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In October, Deborah and I had the pleasure of sitting with our son, Joe, his partner, Marlee, and our daughter, Marian, at an oyster farm on the shore of Puget Sound shucking and eating raw oysters. We had a sense while we sat there of a bond with the ancient, human lineage of shellfish eaters. The movement of people from Siberia down the west coast of North America and into South America probably followed the lines of abundance of shellfish! We looked around at the bubbling water tanks and algae vats of the farm and watched their acres and acres of floating bags rise and fall with the waves and tides. We had so many questions (but mostly we were enjoying the great oysters!).
Let’s do some of the questions now!
What is an oyster?
Oysters are mollusks with two shells and an astonishingly simple anatomy. They have no head nor any other body segments, no brain, and no obvious sensory organs. On the inside of their protective shell is a tissue called the mantle that not only secretes the shell but also is full of blood vessels and is able to exchange oxygen and carbon dioxide between the oyster and its surrounding sea water. The oyster also has a prominent set of similarly very vascular, mucous covered gills that it uses to filter the incredible volume of water that it can pass through its open shell. These gills also exchange respiratory gases but even more importantly they gather up algae and other suspended materials from the water and pass them into the oyster’s quite inconspicuous mouth. At the other end of its very short digestive tract there is an even less conspicuous rectum and anus from which it excretes the non-digestible or non-absorbable solid waste. There is also a heart to push the clear blood through the blood vessels, some glands to assist digestion, two tiny kidneys to clean wastes from the blood, some reproductive organs that can change from testes to ovaries and back again with amazing speed, a couple of rudimentary neural ganglia and nerve cords, and a strong adductor muscle that contract and hold the shell tightly closed.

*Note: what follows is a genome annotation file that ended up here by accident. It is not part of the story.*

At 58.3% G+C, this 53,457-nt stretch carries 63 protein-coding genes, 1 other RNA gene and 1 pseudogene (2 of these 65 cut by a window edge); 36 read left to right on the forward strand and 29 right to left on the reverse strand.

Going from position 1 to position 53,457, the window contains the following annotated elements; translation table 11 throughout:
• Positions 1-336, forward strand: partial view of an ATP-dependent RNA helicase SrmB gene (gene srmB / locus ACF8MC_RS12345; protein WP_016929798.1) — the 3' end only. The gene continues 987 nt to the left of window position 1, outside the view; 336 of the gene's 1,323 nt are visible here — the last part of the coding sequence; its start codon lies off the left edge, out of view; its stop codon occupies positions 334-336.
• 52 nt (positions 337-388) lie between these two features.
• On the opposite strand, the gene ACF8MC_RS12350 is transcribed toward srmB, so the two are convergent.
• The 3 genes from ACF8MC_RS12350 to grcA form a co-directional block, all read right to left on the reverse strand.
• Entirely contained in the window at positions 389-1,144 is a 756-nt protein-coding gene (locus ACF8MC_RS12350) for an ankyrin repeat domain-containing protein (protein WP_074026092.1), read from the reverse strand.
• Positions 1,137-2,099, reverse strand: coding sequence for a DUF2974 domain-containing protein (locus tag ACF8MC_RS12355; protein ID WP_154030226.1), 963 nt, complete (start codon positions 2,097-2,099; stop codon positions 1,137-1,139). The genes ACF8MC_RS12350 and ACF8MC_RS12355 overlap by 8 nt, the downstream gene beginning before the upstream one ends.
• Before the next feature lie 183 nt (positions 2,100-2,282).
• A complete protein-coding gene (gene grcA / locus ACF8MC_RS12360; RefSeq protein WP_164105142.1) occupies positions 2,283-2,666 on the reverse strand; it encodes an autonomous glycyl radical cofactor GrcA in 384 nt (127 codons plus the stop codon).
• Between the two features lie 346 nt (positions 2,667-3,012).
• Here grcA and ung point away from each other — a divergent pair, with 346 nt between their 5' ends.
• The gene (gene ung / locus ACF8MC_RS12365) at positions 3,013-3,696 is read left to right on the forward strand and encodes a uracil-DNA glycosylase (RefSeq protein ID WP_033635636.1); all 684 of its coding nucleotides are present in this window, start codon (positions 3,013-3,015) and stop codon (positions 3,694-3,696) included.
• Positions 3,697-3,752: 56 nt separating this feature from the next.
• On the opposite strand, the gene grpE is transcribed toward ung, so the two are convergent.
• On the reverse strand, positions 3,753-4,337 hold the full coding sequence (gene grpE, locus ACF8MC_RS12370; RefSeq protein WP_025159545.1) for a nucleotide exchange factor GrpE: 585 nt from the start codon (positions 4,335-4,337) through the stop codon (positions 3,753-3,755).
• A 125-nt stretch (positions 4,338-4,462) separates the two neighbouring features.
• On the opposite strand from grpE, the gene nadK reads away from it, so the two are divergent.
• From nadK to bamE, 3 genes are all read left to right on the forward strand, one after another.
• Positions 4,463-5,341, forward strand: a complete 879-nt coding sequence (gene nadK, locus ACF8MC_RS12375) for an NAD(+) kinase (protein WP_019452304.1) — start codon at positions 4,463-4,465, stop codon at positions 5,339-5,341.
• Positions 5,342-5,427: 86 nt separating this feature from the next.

Where do oyster’s live?
Oysters live in the shallow shoreline and estuarian waters of most of the oceans of the world. They form large masses of shells in which one generation grows on top of the remains of the previous ones. Each type of oyster seems to be preferentially attracted to and to grow on the shells of its own species, so these great “oyster beds” or “oyster reefs” are often dominated by a single oyster species.
Oysters are a keystone species in their ecosystems. Their reefs generate protective habitats for a large number of vertebrate and invertebrate animals, and their constant intake and filtering of water greatly improves the water quality of their habitats. A single oyster can filter 50 gallons of water each day! Imagine the impact on water quality that one acre of oyster beds (about 750,000 oysters) can have!
How do oyster’s reproduce?
When an oyster reaches one year of age its reproductive organs mature into sperm producing testes. Older, larger oysters that have built up significant metabolic reserves may have their reproductive organs transformed into ovaries which produce an astonishingly large number of eggs (up to 100 million) during the seasonal spawning. The production of this many eggs is extremely stressful on the “female” oyster! The trigger for the mass release of gametes in an oyster bed occurs when environmental temperatures reach about 68 degrees F (early summer). The spawning of a few oysters in the bed stimulates more and more oysters to release their sperm and eggs, and the water over the bed becomes cloudy with suspended oyster gametes.
Fusion of the sperm and egg forms a microscopic larva called a “veliger.” The veliger has cilia which it uses to swim about, a mantle which it uses to begin to make a tiny shell, and an eye spot that it uses to find a suitable substrate to attach to. They also have a muscular foot that they use to crawl about on possible attachment surfaces. After two or three weeks the veliger attaches itself to something solid (often the old shells of oysters of its same species). This attached oyster larva is called a “spat,” and, if undisturbed, it will spend its entire lifetime growing in its attached site and cycling each year in the group spawning.